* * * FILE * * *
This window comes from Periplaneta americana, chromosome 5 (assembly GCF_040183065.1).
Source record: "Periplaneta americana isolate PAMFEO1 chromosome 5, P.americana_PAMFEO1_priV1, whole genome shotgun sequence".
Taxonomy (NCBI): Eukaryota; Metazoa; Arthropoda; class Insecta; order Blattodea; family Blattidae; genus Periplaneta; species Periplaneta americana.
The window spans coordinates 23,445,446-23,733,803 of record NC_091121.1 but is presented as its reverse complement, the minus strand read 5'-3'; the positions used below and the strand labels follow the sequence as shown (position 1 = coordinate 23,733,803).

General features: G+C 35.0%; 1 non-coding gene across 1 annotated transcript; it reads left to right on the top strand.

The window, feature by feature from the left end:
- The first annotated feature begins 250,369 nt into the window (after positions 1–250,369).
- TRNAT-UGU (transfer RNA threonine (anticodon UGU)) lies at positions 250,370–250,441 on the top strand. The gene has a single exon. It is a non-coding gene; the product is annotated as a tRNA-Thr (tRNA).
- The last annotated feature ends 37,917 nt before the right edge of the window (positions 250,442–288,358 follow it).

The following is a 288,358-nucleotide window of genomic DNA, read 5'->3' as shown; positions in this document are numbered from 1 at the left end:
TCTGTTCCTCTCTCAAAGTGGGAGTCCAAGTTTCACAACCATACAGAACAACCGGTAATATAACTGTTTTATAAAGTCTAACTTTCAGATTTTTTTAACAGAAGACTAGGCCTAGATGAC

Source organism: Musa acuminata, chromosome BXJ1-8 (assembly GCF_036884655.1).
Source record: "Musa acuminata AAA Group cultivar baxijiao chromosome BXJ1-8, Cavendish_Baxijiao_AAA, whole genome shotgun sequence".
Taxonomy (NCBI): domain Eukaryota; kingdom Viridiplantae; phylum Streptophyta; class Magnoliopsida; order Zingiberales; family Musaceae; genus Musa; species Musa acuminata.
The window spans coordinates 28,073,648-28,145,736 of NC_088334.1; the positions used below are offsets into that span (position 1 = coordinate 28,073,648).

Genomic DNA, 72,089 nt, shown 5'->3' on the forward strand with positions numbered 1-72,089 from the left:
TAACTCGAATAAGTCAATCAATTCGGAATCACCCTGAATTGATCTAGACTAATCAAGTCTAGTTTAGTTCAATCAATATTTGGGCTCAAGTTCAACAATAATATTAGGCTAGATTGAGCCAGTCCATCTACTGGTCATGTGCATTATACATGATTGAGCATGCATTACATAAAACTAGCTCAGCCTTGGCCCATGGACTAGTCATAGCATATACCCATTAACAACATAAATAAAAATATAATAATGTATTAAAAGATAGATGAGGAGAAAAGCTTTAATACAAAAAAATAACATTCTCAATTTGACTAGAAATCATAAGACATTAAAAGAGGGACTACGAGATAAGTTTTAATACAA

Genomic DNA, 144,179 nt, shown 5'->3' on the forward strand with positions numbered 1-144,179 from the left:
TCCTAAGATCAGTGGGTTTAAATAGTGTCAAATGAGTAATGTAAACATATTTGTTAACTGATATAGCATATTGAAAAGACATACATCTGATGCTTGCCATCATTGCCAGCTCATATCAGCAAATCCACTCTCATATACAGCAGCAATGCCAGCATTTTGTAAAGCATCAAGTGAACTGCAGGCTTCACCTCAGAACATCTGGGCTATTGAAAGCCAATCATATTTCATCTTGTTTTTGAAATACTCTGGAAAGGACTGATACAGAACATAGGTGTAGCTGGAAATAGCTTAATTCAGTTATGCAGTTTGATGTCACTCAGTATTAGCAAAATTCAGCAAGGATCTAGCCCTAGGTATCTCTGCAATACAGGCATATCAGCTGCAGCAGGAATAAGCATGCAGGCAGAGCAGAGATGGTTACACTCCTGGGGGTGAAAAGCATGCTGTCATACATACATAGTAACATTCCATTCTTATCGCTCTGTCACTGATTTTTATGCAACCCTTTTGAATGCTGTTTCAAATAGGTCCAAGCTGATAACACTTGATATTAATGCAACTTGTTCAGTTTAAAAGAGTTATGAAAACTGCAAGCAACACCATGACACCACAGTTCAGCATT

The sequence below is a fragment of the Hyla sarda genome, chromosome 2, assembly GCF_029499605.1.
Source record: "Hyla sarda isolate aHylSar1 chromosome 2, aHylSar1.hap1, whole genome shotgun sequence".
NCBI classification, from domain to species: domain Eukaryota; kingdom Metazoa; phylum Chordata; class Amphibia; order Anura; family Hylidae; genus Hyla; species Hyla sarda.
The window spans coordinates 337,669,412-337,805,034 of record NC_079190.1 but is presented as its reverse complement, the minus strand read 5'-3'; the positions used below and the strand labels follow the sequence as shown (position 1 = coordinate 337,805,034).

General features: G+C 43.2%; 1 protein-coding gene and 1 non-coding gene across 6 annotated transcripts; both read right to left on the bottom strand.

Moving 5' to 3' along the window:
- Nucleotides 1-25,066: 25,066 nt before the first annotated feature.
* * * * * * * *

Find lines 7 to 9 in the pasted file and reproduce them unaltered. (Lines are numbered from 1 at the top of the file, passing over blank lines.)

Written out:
- The first annotated feature begins 250,369 nt into the window (after positions 1–250,369).
- TRNAT-UGU (transfer RNA threonine (anticodon UGU)) lies at positions 250,370–250,441 on the top strand. The gene has a single exon. It is a non-coding gene; the product is annotated as a tRNA-Thr (tRNA).
- The last annotated feature ends 37,917 nt before the right edge of the window (positions 250,442–288,358 follow it).